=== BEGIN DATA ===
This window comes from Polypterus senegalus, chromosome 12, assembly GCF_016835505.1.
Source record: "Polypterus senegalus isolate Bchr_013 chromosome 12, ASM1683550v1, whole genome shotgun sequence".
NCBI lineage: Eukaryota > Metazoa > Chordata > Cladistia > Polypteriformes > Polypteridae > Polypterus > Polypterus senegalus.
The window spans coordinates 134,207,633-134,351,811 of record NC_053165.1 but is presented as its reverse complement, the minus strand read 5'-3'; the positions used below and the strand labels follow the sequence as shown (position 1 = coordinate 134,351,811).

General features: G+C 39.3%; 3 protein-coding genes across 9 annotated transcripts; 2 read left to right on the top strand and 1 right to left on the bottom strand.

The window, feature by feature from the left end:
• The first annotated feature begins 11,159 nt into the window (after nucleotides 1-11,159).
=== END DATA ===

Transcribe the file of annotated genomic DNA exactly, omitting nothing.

This window comes from Polypterus senegalus, chromosome 12, assembly GCF_016835505.1.
Source record: "Polypterus senegalus isolate Bchr_013 chromosome 12, ASM1683550v1, whole genome shotgun sequence".
NCBI lineage: Eukaryota > Metazoa > Chordata > Cladistia > Polypteriformes > Polypteridae > Polypterus > Polypterus senegalus.
The window spans coordinates 134,207,633-134,351,811 of record NC_053165.1 but is presented as its reverse complement, the minus strand read 5'-3'; the positions used below and the strand labels follow the sequence as shown (position 1 = coordinate 134,351,811).

General features: G+C 39.3%; 3 protein-coding genes across 9 annotated transcripts; 2 read left to right on the top strand and 1 right to left on the bottom strand.

The window, feature by feature from the left end:
• The first annotated feature begins 11,159 nt into the window (after nucleotides 1-11,159).